The Wall St. Journal is reporting this morning that the Employee Free Choice Act bill is not likely to be among the pieces of legislation to be considered in the new administration’s first 100 days:
Unions likely won’t see action soon on legislation that would make it easier to organize workers, but Democrats are moving to back a pair of less-controversial bills that would facilitate filing discrimination suits against employers.
Labor had hoped the Obama administration would take up the Employee Free Choice Act within its first 100 days. The bill would let unions register members by collecting signatures on cards rather than through elections. But enactment now appears doubtful.
The bill is opposed by business. Mark McKinnon, a spokesman for the Workforce Fairness Institute, a business-backed group that opposes the measure, said support for it is weakening and the business lobby expects to have enough votes to block it with a filibuster, as it did in 2007.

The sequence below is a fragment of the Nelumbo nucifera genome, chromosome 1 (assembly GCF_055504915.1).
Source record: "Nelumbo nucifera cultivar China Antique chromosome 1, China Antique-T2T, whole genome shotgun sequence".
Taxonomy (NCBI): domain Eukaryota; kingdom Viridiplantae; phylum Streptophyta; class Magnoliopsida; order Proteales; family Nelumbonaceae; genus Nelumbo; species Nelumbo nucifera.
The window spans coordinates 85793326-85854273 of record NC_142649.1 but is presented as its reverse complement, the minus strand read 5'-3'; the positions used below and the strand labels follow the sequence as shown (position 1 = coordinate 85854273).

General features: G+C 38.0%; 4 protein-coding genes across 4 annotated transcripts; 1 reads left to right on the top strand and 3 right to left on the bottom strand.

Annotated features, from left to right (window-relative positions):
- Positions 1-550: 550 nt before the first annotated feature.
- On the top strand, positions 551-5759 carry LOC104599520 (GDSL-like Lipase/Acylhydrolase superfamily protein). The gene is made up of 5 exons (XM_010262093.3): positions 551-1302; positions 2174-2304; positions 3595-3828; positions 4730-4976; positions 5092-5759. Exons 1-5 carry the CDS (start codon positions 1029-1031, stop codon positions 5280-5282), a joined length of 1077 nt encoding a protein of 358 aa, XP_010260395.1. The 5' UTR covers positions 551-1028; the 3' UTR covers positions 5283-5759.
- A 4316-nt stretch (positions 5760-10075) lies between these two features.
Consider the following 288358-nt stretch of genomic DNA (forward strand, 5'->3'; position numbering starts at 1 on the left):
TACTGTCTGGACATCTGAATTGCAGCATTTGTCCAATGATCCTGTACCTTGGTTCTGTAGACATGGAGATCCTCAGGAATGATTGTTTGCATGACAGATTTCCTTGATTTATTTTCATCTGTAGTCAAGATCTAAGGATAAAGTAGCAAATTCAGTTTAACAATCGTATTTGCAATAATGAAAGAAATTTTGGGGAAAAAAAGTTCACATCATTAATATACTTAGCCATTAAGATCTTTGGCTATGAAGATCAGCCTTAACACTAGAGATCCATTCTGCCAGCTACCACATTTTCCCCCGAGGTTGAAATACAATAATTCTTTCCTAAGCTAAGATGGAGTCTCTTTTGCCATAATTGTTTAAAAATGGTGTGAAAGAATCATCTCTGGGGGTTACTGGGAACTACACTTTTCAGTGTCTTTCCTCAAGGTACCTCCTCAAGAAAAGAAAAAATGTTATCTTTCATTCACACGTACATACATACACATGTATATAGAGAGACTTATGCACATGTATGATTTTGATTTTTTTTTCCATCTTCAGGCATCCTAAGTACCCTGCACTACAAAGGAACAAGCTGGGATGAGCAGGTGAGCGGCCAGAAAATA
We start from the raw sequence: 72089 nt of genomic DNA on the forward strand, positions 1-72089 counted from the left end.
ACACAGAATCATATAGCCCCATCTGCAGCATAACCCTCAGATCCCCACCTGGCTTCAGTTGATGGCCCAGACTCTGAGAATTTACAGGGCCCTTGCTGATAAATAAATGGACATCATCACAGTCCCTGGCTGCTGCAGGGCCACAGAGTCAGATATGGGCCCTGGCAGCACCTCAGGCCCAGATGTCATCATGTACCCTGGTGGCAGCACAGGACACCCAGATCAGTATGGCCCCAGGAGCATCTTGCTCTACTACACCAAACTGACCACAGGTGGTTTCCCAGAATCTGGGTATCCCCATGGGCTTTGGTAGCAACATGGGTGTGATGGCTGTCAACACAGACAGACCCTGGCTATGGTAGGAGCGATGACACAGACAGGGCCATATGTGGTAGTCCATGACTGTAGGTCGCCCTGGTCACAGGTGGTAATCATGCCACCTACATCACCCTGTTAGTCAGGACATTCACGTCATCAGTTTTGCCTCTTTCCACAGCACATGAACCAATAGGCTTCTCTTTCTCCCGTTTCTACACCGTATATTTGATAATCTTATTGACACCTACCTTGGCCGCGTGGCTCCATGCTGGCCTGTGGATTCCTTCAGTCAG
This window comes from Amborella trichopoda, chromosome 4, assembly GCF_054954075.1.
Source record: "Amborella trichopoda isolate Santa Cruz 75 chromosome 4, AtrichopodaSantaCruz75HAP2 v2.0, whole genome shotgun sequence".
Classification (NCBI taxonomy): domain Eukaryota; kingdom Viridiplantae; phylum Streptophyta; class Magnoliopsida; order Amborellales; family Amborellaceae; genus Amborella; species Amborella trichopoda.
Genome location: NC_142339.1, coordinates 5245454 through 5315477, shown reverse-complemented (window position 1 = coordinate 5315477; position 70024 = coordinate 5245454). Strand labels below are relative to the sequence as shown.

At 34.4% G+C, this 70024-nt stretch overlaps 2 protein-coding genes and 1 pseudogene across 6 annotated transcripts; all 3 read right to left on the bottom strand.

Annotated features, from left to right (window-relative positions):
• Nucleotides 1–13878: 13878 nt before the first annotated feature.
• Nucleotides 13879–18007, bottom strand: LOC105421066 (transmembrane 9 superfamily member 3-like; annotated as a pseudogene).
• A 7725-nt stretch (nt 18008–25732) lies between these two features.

In light of the expected opposition to EFCA, as I reported yesterday, it appears unions and other groups are advocating for the "low-hanging fruit", and seeking passage of the Paycheck Fairness Act and Lilly Ledbetter bill quickly. The new bill (which combines both aspects of the two prior bills into one) is expected to be considered by the House as early as Thursday.
I’ve discussed the pros and cons of the EFCA in various posts before. Regardless of the immediate prospects for passage of the EFCA, now is certainly the time for employers to educate themselves about it. The issue is most assuredly not going away.